December 01, 2003

World AIDS Day 2003


Ribot was the name of one of horse racing's most celebrated thoroughbreds. He ran unbeaten in the 16 races he ran. He carried the King George VI and Queen Elizabeth Stakes as well as twice winning France’s Prix de l'Arc de Triomphe. Federico Tesio, Ribot's owner, wrote, of his foray into breeding thoroughbreds, that his aim “was to breed and raise a racehorse which, over any distance, could carry the heaviest weight in the shortest time.” In the 45+ years since Ribot's win at the Arc de Triomphe the horse is still considered one of the handful of top horses ever to grace the Sport of Kings.

In 1940 after Tesio's death, his partner, Mario Incisa Della Rochetta published the storied history of Frederico Tesio and their celebrated horses Donatello II, Nearco, and Ribot in his book: The Tesios As I Knew Them.

Ribot was a champion but he was also apparently quite eccentric. Race horses are quite naturally high strung and often are only really in their element when running. Among the top of breed horses will quite often do whatever it takes to get out on the track. But Ribot was a bit different. He was apparently gay and would not run his races unless a certain other horse was present. Whenever his partner was around he would be quite ready to race but became difficult to deal with and sullen when his friend was not around. In his stud years he became quite difficult to deal with:

Ribot was another horse whose disposition changed when he went to stud. The English-bred runner, who gained recognition as the greatest Italian-stabled racehorse of all time, won all 16 of his career starts (1954-1956). "Throughout his racing career, Ribot was an intelligent, quiet, well-behaved horse," William G. Munn wrote in a 1991 issue of Thoroughbred Times. "During his stud career, however, he became difficult, and at times his behavior could only be described as bizarre."

The horse, who started his stud career in Europe, came to Darby Dan Farm in June 1960 and spent the rest of his days at that Lexington, Ky., Thoroughbred hostelry. "People used to suggest that we get a goat or somethin' and put it in Ribot's stall to keep him quiet," the late Darby Dan manager Olin Gentry once recalled. "My answer to that question was, you'd have to order 'em by the carload. Ribot would have killed them. He never tried to hurt anybody but himself, but if you'd put a goat in there, god durn, he'd have climbed the wall and stood up on his hind legs to chew out the top of the damn rafters in the barn."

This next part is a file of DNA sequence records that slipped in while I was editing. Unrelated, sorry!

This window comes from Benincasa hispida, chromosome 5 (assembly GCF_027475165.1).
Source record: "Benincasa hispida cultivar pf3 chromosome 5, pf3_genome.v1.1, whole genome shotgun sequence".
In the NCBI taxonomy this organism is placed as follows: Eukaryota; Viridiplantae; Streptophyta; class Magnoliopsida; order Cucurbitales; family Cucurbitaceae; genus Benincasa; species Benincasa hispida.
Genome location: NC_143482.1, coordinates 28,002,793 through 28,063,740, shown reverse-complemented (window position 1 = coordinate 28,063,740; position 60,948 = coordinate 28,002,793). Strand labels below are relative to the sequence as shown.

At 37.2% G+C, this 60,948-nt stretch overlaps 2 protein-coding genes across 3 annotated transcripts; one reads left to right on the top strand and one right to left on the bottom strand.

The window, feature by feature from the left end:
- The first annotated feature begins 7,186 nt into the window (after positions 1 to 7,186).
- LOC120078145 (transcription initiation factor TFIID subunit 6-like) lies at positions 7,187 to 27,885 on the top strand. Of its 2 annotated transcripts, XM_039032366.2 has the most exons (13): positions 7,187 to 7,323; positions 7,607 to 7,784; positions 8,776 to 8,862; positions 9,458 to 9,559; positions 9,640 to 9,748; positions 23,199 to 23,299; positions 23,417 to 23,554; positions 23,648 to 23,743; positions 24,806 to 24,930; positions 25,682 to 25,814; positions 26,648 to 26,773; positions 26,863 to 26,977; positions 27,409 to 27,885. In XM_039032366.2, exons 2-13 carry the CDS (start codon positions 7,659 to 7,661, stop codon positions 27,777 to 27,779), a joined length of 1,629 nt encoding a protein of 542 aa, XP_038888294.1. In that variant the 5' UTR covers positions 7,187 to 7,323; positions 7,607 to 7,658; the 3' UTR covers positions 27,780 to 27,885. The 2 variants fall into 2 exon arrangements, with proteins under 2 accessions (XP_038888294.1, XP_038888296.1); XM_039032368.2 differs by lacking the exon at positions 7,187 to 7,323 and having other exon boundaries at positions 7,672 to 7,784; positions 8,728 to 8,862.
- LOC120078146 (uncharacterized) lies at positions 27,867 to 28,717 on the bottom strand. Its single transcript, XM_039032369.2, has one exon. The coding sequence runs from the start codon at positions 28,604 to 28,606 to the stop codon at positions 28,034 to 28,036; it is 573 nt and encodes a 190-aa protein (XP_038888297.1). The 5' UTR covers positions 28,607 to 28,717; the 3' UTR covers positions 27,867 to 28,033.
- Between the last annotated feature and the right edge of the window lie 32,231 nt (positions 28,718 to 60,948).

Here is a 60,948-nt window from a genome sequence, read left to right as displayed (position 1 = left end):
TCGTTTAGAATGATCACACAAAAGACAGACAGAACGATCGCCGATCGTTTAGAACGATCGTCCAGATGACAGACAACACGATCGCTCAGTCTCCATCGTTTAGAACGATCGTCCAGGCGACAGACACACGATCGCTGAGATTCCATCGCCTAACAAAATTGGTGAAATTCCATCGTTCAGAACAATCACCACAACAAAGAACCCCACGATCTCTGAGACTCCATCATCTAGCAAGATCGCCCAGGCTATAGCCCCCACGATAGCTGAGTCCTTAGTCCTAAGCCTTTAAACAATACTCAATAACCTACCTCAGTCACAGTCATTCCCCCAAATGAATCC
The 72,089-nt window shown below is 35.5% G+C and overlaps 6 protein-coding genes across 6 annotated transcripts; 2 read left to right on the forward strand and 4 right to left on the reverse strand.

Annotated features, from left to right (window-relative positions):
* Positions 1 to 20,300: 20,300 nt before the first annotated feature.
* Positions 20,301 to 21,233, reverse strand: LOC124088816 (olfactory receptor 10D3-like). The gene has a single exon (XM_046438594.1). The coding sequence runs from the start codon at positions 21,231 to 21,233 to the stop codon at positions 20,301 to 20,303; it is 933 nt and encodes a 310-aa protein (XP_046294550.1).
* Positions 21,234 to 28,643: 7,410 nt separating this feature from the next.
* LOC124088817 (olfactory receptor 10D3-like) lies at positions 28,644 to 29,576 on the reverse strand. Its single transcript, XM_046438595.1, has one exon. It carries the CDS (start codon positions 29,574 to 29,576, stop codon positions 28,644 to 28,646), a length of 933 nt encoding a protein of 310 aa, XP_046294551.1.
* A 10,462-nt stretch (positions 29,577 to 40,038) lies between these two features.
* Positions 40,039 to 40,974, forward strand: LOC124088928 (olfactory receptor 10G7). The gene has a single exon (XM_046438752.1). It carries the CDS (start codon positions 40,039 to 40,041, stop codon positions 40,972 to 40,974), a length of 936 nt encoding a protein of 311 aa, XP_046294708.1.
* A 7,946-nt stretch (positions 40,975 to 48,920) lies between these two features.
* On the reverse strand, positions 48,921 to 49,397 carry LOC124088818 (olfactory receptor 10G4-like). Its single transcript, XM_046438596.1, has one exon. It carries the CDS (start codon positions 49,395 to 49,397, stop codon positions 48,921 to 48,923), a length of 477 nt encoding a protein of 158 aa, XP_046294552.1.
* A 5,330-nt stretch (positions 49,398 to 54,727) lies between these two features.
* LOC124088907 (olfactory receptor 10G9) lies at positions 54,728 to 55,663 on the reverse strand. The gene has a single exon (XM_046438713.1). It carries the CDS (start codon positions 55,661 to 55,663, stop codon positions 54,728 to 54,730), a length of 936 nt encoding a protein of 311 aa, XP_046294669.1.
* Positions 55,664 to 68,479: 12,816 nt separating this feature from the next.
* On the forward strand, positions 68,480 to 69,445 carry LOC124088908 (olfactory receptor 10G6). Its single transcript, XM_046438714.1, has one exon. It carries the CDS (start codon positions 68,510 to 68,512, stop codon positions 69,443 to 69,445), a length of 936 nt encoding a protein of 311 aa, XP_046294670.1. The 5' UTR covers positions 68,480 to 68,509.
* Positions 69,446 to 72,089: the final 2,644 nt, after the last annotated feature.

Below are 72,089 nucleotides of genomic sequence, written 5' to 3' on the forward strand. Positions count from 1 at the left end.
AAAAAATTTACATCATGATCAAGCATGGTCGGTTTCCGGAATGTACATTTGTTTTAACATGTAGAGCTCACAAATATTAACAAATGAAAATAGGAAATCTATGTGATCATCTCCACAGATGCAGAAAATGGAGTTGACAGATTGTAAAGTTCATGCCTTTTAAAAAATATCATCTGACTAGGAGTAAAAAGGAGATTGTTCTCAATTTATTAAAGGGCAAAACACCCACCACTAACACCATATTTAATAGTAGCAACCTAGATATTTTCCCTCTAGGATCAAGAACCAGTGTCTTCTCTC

The literary magazine "Ribot" founded by Paul Vangelisti of OTIS LA was named as it was because of this story about its namesake. The painter Robin Palanker has a wonderful study, used as a cover for "Ribot" on the emotional landscape of Ribot & his partner in her painting called Amo, Amas, Amat from 1994.

Love arises everywhere.

In my youth I watched my friend Beth waste away from AIDS. She didn't actually have the disease. Her father did. As he wasted away so did she. Her translucent skin shone in the dark. Her blond locks thinned as her dad prepared to die. She was confused and frightened. Her mother would not acknowledge her father's imminent demise and when he finally slipped away she was the only one who knew. She was the only one who seemed to care and when he was gone and his body put away she faded away. She took a bus someplace and we never saw her again. Somewhere she may still wander. I hope she has found succor. I hope she still has hope somewhere in her heart.

When Nikki died he had his family at hand. How many are so fortunate?

Today is World AIDS Day. I have a number of things I will be adding to this throughout the day. In the mean time you should visit Link & Think to learn more about AIDS and what the epidemic is doing to the human community.

Posted by filchyboy at December 1, 2003 11:14 AM | TrackBack

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